SELECTED REPRODUCTIVE SURGERY OF THE BROODMARE
A O McKinnon and JR Vasey
Listed below are some of the more commonly performed reproductive surgeries. The notes are a compilation of some of the techniques that the authors use and are not intended as an exhausting, heavily referenced treatise of all available techniques. No attempt has been made to discuss all reproductive techniques or conditions requiring intervention. The procedures work well for us, however readers should be aware that different methods are employed successfully by others. We would be grateful to those who have different ideas and experiences if they would communicate them. Many of techniques presented herein are modifications of existing techniques, newer techniques and/or areas we feel warrant special attention. We have assumed that readers are familiar at least with both relevant anatomy and standard documented surgical correction of reproductive related problems.
Topics for discussion have been dictated by our perceived incidence of necessity and preference for an individual or alternate technique when many exist. Most problems could be expected to be presented to a busy equine practitioner in any individual breeding season. Most of the techniques relate to restoring or improving fertility and most are elective and require experience to make the correct diagnosis and therapeutic approach.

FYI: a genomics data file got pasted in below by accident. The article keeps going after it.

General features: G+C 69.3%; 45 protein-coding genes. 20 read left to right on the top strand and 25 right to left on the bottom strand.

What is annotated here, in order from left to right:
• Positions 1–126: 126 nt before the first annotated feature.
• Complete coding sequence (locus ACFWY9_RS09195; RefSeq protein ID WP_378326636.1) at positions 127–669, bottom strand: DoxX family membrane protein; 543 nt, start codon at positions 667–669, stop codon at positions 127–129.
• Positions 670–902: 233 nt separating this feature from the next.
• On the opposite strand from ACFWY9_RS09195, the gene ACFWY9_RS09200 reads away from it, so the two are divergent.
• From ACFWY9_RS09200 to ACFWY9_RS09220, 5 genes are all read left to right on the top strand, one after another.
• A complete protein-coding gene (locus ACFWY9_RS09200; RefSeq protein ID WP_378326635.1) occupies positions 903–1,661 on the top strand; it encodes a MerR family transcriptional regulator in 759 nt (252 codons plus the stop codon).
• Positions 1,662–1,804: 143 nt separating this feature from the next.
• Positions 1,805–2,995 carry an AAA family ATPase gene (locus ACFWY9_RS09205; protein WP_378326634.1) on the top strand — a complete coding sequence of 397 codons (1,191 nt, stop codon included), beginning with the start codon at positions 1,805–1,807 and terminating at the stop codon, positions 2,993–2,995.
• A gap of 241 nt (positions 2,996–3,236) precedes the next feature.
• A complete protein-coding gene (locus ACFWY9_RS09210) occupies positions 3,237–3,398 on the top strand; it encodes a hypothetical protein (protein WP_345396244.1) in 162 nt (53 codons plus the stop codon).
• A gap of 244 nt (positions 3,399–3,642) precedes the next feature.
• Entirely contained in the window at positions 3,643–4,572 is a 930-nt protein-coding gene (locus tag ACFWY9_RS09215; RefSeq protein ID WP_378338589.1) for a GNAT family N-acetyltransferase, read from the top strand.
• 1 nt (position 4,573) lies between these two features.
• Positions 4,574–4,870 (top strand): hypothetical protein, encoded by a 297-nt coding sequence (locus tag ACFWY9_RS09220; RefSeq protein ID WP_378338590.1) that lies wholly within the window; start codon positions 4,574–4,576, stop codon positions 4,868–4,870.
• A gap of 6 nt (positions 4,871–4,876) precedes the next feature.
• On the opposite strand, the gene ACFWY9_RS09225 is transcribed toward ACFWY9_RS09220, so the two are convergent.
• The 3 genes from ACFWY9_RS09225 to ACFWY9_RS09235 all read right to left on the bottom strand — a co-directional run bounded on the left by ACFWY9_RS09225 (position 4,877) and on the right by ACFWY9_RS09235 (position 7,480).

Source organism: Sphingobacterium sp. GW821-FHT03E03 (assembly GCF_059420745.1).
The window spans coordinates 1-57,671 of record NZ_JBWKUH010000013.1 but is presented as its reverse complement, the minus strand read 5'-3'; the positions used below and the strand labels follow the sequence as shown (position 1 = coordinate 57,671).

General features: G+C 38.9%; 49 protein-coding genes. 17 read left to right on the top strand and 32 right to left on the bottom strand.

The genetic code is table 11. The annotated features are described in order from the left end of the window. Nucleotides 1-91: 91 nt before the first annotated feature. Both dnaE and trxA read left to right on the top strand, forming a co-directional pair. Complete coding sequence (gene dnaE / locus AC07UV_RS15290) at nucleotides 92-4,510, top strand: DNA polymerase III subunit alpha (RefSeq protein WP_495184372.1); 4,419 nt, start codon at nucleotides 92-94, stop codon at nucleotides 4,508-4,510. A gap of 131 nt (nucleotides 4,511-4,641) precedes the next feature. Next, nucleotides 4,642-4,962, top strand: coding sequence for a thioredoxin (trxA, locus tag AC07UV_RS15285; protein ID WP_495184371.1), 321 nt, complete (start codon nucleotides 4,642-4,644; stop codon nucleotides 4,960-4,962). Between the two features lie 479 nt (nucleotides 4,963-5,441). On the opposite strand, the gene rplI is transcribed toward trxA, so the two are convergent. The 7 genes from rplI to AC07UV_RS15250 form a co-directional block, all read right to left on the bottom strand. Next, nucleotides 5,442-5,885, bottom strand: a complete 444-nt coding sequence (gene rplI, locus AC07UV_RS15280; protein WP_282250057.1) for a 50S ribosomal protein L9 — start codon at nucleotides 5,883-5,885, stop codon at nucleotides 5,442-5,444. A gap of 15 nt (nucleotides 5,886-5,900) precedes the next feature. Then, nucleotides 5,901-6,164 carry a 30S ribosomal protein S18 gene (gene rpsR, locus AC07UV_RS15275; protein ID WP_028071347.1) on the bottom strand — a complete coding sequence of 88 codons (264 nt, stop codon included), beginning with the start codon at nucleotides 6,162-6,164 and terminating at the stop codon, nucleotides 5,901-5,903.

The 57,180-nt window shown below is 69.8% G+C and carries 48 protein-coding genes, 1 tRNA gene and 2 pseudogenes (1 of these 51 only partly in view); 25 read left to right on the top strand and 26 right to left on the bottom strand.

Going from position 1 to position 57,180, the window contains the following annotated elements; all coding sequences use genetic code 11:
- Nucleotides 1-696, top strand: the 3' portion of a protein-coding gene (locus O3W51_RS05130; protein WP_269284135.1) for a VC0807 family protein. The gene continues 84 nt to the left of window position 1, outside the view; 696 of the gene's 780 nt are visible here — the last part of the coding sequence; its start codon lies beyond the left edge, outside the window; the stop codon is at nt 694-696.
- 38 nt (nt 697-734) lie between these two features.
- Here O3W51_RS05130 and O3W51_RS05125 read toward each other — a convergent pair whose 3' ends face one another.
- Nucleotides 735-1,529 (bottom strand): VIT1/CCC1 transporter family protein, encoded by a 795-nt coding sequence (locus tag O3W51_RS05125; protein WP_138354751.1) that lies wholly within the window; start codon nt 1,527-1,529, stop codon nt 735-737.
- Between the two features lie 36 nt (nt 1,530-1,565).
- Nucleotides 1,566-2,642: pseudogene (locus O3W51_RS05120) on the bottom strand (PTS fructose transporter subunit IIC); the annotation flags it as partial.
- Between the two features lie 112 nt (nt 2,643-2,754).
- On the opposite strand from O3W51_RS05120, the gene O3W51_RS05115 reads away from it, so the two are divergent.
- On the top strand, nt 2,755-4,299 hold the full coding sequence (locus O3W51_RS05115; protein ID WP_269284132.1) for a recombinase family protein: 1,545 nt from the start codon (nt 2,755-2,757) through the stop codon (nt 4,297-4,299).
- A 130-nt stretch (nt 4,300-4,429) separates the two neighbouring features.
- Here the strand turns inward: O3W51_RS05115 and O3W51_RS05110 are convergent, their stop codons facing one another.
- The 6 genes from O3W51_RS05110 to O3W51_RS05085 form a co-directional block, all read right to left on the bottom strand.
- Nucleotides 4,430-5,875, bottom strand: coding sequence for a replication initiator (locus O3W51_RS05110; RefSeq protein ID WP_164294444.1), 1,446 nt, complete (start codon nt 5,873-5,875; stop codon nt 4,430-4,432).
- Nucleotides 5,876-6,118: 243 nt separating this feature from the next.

In consideration of the client, patient and general perception of our abilities and merit of our interference, care should be exercised in selecting only those patients that are likely to respond favorably to surgery.
probability of a successful outcome i.e. pregnancy, live foal etc. must be
evaluated with regard to:
a) Severity and nature of the problem
b) Breeding history of the mare
c) Value of the mare and/or offspring (commercial or sentimental)
d) Cost of the procedure
e) Mare age.
f) Fertility of the stallion
g) Availability and suitability of sophisticated breeding techniques such as AI, ET etc.
h) Long term value of interference i.e. temporary or permanent improvement
i) General health of the candidate